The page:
By Tony Storey

This article was published in the December 2022 edition of Soul Search, the Journal of The Sole Society

Sewell members will already be aware that Ian Sewell, our Sewell co-ordinator, has stepped down from the post. We wrote to all the Sewells asking if they could offer any assistance in the short term and we have had several replies, one of which was from PHILIP LLOYD of Manchester, who writes as follows:

“Regarding the Sewells, my interest is in the Manchester area, particularly Hulme and
the Deansgate area of the town. The SEWELLs, NEAVEs and SIMPSONs are very much bound up with the history of Great Bridgewater Street Wesleyan Chapel, now beneath the Great Northern Railway Company’s Goods Warehouse!
A ‘souvenir’ of the Wesleyan Chapel and Sunday School includes a tribute to John Sewell, who was admitted as a scholar in 1812. In 1823 he became a teacher and by 1828 he was also the school librarian. He was the musical conductor from 1837 until 1876, when he became supernumerary conductor and a trustee of the Chapel.
Just for interest, I looked up the Surname Atlas of 1881 to check the various names that the Sole Society covers. I was astonished to see that the number of SEWELLs is more than four times that of any of our other names. Congratulations to Ian Sewell for undertaking the task for so long.”

Philip has sent in a chart of fifty individuals, all descendants of James Sewell (1776-1838) of Hulme, Manchester, which will be added to our database as needed.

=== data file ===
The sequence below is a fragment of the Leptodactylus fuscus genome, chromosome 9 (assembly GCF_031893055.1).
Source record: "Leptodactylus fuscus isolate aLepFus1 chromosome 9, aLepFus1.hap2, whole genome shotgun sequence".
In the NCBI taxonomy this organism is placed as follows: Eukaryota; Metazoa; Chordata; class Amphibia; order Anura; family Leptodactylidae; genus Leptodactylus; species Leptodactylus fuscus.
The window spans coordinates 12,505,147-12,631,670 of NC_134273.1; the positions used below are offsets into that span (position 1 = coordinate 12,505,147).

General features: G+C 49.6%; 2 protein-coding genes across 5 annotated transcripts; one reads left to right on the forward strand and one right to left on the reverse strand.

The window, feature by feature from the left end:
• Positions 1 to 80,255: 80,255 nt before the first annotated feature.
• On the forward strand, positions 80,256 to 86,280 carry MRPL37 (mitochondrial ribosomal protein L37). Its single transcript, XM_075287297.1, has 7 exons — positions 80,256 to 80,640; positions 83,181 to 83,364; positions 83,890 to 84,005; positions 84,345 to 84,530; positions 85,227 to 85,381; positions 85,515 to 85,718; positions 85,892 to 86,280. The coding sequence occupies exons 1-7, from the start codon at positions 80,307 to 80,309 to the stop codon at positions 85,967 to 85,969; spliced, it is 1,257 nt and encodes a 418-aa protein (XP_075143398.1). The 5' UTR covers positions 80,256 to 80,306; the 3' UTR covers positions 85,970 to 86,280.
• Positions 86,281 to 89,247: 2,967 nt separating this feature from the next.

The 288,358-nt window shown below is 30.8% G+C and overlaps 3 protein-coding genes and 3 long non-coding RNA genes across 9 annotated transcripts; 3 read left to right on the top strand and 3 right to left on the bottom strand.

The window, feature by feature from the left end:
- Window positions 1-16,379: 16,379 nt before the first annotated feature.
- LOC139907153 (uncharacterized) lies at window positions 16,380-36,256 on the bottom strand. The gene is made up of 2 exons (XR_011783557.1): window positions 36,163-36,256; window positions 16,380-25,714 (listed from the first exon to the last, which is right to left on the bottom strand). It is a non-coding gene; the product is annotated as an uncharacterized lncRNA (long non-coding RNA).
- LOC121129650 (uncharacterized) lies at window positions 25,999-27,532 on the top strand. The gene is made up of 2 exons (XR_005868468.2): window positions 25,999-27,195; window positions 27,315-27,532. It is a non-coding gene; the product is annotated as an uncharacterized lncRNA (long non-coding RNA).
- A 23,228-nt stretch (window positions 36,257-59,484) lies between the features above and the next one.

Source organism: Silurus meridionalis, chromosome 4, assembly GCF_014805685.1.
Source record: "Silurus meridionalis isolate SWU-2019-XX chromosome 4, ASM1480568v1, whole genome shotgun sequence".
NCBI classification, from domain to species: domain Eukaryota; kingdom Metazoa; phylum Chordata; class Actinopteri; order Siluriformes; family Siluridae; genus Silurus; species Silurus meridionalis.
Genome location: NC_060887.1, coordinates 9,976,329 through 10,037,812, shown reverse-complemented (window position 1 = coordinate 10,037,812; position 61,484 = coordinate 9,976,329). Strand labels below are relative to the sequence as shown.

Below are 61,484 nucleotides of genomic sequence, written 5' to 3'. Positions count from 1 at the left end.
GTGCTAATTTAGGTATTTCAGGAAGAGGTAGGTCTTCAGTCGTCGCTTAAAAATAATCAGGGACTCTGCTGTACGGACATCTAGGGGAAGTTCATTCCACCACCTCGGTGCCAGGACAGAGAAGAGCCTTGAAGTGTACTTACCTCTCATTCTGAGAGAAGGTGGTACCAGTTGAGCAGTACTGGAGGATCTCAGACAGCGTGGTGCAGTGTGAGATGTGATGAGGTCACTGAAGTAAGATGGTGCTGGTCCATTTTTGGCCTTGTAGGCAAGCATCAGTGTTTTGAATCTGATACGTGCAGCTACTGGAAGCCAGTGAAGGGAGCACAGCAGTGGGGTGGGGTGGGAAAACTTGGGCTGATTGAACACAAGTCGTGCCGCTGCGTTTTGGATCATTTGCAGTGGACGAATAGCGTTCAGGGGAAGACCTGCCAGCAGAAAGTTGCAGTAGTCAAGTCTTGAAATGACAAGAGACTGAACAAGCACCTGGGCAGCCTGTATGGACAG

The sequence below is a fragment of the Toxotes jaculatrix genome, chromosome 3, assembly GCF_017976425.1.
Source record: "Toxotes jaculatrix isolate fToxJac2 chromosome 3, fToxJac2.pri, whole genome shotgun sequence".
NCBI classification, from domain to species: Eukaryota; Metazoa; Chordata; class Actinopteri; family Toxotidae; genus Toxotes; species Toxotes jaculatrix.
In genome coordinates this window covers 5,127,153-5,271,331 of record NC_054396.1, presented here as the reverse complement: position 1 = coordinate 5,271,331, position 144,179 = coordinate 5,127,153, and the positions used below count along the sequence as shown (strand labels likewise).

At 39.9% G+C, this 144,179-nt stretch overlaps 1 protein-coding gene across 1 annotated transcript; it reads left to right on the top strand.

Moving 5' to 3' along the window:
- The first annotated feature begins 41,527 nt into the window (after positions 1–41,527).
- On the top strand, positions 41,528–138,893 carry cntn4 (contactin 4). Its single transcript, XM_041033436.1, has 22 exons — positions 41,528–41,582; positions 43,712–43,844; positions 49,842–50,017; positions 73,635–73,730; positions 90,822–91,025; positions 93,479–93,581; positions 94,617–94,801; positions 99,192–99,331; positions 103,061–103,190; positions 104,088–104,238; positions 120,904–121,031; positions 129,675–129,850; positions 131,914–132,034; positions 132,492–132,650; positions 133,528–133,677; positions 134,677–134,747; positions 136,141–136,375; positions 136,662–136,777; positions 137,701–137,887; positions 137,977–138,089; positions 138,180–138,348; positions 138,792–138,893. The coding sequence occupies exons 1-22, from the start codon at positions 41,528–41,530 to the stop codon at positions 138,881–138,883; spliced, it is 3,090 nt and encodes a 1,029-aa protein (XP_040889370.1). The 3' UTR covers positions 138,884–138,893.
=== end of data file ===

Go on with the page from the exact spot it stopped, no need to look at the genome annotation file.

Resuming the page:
As Philip says, the Sewells are both numerous and widely spread and therefore no easy task for anyone to handle alone. Ideally we would like to put together a small team to handle research and enquiries, which would be on a geographical basis. After all, many hands make light work! If that isn’t something you want to get involved in, there is another way you can help us.
In the early years of the Sole Society when the Internet was young, we used to attract new members by placing a monthly advertisement in one or more family history magazines. It seemed to work at first, but later when we asked our new members how they got to hear of us, many told us that they hadn’t seen the advertisement. In fact they had merely Googled on their surname and found themselves reading an article in our excellent journal, Soul Search.
My concern is that without a co-ordinator to drum up contributions to the journal, the Sewell profile in particular might diminish. We need to keep Soul Search interesting and vibrant for all our names and this is particularly important in the current climate.
If you are able and willing to help we would like you to tell us about any notable events, particularly involving Sewells, that you come across in your travels. Old books, magazines, local newspapers etc can be a good source for an article in Soul Search. There might be the usual birth and marriage announcements and obituaries, perhaps reports of criminal proceedings, advertisements and notices of the sale of property and households. You could visit your local library or record office or just trawl the Internet from the comfort of your home. As you know, we issue three journals each year so there are no deadlines to worry about. If you don’t want to write it yourself but find something that you think would make a good article, just send it to me or our editor, Rosemary, and we’ll do the rest. I hope I’m not asking too much. Any little help would be greatly appreciated.